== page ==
## Calculus (3rd Edition)

$$\left(\frac{x}{4}\right)^{2}+\left(\frac{y}{6}\right)^{2}=1+\left(\frac{z}{\sqrt{27}}\right)^{2}.$$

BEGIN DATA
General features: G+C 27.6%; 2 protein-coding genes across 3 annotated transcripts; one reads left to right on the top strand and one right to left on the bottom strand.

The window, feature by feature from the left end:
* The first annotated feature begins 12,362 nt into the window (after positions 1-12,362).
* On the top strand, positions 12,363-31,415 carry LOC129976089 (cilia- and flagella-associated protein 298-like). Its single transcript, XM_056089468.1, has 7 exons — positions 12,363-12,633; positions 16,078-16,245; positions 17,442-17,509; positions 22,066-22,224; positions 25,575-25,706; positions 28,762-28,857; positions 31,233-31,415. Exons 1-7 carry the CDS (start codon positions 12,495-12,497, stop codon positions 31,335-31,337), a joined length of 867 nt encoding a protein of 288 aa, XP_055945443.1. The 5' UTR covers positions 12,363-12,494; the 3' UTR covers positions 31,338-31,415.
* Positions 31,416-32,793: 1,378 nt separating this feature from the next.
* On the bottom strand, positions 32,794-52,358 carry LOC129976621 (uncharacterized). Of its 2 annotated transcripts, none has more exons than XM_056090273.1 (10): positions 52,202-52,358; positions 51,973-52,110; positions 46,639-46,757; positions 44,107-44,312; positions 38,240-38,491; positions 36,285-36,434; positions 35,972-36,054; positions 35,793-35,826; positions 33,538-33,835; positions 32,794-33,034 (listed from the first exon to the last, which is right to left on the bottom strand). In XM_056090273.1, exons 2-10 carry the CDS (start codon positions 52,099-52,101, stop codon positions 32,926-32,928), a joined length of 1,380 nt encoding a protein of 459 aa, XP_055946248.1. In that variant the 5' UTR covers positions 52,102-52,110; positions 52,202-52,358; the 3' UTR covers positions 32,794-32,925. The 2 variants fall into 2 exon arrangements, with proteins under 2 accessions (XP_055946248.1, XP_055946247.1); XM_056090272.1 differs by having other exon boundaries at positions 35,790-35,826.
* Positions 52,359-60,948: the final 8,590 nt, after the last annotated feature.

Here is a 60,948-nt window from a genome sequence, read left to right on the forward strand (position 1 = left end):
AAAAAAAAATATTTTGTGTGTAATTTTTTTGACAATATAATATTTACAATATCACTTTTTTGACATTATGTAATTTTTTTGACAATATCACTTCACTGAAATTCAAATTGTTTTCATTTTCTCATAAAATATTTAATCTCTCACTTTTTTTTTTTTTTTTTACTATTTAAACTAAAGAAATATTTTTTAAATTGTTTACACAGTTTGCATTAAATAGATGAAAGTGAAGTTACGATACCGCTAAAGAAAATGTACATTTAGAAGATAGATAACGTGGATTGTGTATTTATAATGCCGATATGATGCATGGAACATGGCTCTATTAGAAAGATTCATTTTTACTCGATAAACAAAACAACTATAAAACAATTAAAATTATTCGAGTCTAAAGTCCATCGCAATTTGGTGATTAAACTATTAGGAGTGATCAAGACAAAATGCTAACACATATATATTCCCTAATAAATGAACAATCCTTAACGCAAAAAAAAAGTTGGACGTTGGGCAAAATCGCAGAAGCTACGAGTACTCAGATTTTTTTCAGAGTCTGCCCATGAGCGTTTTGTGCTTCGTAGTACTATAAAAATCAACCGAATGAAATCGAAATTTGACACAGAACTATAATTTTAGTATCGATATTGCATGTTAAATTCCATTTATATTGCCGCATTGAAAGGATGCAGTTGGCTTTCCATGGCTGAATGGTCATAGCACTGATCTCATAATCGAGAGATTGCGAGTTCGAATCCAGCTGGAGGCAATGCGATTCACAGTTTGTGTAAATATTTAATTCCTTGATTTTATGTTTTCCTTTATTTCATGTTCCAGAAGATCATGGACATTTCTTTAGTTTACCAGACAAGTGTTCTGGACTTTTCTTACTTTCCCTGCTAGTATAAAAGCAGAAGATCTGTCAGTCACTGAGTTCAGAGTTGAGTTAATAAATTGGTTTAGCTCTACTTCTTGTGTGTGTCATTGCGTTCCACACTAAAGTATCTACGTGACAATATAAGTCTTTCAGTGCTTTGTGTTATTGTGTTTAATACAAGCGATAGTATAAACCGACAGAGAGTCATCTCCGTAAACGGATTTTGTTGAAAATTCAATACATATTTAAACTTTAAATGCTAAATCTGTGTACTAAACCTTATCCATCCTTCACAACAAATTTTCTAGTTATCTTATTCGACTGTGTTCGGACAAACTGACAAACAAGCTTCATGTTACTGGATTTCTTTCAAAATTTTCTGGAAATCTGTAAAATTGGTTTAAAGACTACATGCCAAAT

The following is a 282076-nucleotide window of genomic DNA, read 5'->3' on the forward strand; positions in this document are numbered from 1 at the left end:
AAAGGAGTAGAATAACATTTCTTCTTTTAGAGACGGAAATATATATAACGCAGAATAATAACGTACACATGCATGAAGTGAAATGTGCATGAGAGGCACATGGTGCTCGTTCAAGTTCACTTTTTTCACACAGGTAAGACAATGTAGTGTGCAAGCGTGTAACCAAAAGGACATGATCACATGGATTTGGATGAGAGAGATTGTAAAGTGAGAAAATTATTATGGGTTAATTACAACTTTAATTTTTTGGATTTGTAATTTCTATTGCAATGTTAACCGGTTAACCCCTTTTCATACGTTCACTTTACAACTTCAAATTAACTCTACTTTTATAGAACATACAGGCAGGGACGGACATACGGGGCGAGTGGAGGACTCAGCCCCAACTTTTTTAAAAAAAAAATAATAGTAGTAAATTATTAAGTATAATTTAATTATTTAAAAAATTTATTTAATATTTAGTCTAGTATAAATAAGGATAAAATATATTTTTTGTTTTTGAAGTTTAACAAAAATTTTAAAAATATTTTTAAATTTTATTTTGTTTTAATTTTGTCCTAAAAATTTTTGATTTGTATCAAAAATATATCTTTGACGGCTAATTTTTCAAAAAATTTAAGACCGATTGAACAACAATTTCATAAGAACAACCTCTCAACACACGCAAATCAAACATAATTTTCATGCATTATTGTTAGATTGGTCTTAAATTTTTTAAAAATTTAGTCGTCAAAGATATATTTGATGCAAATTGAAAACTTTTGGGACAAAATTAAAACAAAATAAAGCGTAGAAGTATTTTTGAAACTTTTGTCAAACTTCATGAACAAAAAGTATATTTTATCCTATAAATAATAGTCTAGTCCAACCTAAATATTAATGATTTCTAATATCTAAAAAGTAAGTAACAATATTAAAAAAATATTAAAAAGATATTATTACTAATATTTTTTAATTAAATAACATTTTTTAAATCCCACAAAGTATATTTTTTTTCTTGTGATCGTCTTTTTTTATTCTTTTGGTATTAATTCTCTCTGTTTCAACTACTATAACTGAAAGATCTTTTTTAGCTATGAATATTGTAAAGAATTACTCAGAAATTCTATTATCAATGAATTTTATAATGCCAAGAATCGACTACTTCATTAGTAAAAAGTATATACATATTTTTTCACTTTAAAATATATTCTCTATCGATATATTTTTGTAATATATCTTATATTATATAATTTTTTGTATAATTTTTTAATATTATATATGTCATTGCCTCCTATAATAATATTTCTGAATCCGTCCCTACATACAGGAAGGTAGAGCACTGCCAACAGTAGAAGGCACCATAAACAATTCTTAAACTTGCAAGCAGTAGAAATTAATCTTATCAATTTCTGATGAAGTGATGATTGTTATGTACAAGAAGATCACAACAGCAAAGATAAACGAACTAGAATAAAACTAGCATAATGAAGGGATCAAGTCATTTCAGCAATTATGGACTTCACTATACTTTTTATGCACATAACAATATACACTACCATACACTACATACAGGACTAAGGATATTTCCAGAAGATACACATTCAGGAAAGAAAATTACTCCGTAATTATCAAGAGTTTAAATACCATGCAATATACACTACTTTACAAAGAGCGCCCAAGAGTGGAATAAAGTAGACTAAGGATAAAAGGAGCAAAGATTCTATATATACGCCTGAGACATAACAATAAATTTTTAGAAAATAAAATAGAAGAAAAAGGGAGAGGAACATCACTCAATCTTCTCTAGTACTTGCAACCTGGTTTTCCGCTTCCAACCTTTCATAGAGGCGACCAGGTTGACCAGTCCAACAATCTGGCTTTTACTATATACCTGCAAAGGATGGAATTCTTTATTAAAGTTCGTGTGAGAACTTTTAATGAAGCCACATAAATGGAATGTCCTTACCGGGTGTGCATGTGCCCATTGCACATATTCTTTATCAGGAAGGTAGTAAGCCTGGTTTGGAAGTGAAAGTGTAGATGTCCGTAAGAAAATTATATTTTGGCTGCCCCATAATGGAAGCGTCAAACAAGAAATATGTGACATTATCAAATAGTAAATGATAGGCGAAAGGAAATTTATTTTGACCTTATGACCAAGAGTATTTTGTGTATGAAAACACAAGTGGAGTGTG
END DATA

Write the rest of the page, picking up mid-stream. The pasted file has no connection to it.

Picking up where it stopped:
By observing Figure 16(A), we get that $$a=4, \quad b=6.$$ Plugging into the equation on page 691, we get the hyperboloid $$\left(\frac{x}{4}\right)^{2}+\left(\frac{y}{6}\right)^{2}=1+\left(\frac{z}{c}\right)^{2}.$$ To find $c$, we use the fact that the surface passes through the point $(0,12,9)$. By substitution, we obtain that $c=\sqrt{27}$, and hence the equation is given by $$\left(\frac{x}{4}\right)^{2}+\left(\frac{y}{6}\right)^{2}=1+\left(\frac{z}{\sqrt{27}}\right)^{2}.$$